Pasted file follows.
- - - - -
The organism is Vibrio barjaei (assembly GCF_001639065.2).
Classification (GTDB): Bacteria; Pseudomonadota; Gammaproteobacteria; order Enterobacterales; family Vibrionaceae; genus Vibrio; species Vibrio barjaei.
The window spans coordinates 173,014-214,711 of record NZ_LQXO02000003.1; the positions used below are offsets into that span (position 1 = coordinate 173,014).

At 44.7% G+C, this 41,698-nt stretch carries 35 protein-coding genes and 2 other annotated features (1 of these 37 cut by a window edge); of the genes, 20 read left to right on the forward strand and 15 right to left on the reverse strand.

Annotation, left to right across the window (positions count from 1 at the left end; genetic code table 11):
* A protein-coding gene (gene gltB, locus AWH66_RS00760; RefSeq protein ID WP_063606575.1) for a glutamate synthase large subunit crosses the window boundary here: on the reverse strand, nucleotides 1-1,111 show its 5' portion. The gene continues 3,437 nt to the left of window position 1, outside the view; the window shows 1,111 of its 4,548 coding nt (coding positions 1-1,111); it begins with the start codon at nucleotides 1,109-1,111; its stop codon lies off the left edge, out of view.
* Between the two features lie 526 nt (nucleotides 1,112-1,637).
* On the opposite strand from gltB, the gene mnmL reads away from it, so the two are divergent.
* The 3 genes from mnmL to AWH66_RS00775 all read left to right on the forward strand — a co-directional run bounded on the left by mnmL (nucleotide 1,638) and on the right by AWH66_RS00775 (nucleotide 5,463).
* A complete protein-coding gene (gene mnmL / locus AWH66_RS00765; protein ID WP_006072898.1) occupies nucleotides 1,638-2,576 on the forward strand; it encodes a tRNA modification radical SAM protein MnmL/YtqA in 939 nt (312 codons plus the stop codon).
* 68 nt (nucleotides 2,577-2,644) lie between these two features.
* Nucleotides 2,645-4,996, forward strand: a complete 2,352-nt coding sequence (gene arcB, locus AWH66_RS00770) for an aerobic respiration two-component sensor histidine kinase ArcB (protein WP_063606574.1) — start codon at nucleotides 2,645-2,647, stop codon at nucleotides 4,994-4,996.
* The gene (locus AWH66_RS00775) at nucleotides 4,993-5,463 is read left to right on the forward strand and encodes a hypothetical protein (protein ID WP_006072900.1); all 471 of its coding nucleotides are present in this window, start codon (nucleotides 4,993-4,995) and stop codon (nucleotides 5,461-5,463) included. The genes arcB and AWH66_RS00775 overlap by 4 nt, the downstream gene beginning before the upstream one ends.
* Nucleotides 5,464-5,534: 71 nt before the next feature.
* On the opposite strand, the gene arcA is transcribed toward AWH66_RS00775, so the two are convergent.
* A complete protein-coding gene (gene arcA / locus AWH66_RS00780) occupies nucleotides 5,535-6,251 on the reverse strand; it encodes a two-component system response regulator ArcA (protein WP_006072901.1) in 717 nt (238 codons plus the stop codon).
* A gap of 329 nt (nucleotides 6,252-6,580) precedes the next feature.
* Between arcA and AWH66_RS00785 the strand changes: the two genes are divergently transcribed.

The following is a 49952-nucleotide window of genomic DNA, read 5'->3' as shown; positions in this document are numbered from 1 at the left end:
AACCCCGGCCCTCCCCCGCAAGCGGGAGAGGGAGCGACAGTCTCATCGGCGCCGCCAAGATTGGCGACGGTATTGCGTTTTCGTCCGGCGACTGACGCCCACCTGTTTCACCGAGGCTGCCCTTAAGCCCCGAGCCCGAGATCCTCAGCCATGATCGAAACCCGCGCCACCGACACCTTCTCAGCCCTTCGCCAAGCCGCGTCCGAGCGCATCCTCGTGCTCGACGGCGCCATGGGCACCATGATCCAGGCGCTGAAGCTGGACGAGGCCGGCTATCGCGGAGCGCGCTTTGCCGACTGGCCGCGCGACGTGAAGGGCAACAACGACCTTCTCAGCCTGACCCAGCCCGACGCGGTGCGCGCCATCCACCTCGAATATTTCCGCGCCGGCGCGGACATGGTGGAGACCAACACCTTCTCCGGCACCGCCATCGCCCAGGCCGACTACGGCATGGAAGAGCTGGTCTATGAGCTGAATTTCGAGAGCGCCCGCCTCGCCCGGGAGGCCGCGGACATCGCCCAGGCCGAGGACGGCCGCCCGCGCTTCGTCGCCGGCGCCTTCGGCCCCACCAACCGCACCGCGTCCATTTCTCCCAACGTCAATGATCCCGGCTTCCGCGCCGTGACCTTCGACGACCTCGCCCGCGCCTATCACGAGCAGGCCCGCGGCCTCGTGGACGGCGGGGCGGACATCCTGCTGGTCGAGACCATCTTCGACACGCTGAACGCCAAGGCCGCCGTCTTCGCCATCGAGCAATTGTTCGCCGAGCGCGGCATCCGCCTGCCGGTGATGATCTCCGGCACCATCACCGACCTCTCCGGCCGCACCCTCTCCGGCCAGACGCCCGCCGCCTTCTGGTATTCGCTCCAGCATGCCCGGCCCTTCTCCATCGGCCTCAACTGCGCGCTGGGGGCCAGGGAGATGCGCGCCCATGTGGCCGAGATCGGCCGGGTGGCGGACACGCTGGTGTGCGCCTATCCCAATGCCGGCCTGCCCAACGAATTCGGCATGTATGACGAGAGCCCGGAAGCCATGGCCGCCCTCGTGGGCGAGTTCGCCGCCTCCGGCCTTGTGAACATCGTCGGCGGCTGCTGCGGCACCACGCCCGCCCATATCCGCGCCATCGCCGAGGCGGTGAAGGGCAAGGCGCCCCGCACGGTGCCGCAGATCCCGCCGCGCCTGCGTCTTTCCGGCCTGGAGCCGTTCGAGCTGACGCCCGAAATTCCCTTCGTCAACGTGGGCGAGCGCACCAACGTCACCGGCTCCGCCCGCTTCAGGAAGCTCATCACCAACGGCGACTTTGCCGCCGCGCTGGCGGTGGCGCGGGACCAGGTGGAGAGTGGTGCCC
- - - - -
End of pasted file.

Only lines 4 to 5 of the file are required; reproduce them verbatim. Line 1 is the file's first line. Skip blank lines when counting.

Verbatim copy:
At 44.7% G+C, this 41,698-nt stretch carries 35 protein-coding genes and 2 other annotated features (1 of these 37 cut by a window edge); of the genes, 20 read left to right on the forward strand and 15 right to left on the reverse strand.

Annotation, left to right across the window (positions count from 1 at the left end; genetic code table 11):